Data Compression Techniques for Brain Machine Interfaces

In last decades development of Brain Machine Interfaces (BMIs) became more and more widespread. The technology allows recording of electrical activity in the brain, to further understand its complex dynamics. But not just for pure research, BMIs offer a bridge between thoughts and actions, robotic prosthesis activated by “thoughts” have already been tested on human patients.

BMI scheme
Figure 1 - BMI scheme showing an implanted side for data recording and an external unit for data processing. Ideally the link between internal and external unit would be wireless.

BMIs need to have a high spatial resolution and be able to detect a large number of neurons, this is one of the greatest challenges for data transmission in the implant. A ≥100 channel recorder can easily generate tens of Mbit/s of data rate.

The focus of this project is to provide data reduction techniques in order to transmit neural data wirelessly through the skull and skin. Since there are many different ways of elaborating neural signals we aim to provide lossless or almost lossless compression.  To reduce data rate both spatial and temporal redundancy of neural signals are exploited. A manifold of techniques is being investigated to find the best candidate for an implanted system. This includes delta compression with entropy coding, compressed sensing and non-uniform quantization.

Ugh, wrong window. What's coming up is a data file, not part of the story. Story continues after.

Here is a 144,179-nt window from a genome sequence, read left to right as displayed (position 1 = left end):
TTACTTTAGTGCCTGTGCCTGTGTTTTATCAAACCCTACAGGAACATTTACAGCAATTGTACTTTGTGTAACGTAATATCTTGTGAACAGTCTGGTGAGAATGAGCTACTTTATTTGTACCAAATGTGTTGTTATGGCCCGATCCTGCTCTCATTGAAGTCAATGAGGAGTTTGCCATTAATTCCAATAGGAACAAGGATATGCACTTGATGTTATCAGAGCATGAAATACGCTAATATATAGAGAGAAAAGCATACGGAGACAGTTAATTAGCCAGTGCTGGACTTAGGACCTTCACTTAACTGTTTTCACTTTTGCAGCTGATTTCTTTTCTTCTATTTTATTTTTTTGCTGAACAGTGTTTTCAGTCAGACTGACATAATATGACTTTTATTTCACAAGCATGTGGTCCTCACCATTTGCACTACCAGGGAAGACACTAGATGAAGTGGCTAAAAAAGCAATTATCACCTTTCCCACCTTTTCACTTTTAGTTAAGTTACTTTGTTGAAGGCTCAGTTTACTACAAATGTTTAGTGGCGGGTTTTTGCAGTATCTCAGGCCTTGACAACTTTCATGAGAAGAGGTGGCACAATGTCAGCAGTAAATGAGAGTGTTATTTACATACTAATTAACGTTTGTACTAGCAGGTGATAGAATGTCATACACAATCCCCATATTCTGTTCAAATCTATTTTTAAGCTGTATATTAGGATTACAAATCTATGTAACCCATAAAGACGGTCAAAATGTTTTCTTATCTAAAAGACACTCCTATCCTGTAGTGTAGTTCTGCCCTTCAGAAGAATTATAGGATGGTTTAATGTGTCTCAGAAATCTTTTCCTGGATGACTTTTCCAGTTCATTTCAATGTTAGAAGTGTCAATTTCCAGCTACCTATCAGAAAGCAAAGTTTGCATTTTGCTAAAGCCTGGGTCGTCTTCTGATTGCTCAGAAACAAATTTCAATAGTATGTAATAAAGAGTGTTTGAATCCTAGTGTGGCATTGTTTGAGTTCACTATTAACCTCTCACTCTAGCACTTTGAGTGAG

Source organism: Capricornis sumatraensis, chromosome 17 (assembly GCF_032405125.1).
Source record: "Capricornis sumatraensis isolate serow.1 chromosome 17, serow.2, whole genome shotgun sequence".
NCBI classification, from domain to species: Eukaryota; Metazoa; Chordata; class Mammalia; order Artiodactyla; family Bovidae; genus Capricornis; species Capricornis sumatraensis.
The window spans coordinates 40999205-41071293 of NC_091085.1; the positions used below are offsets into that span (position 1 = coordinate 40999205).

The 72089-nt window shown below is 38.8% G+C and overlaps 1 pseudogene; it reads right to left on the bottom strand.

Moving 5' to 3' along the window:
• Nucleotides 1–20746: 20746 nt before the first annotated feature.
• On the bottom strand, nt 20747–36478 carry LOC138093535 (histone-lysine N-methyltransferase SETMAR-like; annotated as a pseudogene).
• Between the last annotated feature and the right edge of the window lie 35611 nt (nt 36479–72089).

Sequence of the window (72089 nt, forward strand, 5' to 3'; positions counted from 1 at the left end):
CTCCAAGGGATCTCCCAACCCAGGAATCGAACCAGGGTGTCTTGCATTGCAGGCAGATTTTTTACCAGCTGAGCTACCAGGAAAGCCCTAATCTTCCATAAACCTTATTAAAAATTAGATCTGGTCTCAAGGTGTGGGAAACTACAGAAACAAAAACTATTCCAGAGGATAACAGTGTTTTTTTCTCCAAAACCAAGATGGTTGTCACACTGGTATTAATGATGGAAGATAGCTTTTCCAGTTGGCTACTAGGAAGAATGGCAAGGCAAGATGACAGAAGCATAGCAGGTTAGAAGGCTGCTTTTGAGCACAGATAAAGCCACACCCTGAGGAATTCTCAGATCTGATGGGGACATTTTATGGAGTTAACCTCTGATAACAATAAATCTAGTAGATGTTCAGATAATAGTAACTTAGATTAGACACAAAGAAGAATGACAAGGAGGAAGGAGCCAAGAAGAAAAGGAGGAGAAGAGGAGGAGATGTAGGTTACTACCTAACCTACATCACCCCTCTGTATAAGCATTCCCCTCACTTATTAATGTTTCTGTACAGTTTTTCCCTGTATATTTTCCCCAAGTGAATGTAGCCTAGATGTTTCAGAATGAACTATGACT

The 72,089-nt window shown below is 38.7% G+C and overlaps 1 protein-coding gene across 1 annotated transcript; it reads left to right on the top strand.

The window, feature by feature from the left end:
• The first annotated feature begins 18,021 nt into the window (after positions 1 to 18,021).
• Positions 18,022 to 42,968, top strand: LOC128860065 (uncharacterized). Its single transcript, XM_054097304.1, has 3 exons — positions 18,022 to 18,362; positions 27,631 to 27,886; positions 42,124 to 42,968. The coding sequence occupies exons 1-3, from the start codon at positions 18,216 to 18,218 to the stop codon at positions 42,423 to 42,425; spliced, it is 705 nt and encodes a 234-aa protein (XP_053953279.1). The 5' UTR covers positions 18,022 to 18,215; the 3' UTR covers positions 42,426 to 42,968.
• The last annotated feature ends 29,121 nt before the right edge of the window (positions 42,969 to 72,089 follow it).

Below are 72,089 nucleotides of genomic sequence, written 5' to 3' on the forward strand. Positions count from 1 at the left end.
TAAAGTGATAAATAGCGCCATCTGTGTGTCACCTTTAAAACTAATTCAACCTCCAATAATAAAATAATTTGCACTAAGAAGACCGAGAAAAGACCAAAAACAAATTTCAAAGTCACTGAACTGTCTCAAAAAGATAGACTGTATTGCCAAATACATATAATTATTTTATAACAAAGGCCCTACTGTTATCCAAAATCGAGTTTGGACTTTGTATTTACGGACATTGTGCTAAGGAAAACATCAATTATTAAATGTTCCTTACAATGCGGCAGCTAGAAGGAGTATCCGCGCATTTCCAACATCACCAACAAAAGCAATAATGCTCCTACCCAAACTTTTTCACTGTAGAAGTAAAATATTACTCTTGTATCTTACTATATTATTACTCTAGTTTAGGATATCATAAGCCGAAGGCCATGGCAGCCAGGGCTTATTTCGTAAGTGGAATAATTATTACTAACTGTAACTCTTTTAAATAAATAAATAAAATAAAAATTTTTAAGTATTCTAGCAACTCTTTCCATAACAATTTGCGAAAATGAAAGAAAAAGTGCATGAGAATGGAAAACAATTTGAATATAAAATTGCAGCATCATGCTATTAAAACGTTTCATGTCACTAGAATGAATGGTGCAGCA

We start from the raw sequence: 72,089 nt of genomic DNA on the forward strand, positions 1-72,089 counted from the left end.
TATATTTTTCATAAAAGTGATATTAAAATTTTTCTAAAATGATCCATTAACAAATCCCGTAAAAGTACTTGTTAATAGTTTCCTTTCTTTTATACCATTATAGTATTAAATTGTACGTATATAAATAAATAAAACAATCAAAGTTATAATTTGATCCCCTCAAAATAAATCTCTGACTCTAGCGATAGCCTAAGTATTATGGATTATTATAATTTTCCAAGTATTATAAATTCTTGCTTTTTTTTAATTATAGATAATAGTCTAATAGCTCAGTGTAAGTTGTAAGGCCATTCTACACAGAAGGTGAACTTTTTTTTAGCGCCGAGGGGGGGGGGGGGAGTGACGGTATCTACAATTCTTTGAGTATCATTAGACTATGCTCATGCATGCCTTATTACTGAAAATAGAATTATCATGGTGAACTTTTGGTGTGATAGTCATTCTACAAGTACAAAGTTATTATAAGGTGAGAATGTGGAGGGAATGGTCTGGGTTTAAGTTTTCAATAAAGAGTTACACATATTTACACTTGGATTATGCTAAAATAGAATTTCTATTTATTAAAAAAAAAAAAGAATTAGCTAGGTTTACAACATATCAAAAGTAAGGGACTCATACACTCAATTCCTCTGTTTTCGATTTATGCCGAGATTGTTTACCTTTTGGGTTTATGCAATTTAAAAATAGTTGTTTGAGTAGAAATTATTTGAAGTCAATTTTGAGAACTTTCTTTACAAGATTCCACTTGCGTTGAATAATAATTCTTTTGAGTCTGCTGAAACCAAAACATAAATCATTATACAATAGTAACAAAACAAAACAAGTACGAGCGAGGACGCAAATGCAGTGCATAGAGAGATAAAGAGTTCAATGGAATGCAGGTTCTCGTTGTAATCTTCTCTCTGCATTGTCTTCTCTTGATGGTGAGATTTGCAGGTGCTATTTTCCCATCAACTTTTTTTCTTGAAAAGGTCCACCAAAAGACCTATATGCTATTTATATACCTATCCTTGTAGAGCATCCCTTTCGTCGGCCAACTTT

Example of delta compression scheme
Figure 2 - Example of delta compression scheme that exploits temporal redundancy to achieve compression (Courtesy of: U. Bihr et al., NEWCAS 2014)
Example of delta compression scheme
Figure 3 - Example of delta compression scheme that exploits spatial redundancy to achieve compression

Project member

M.Sc. Matteo Pagin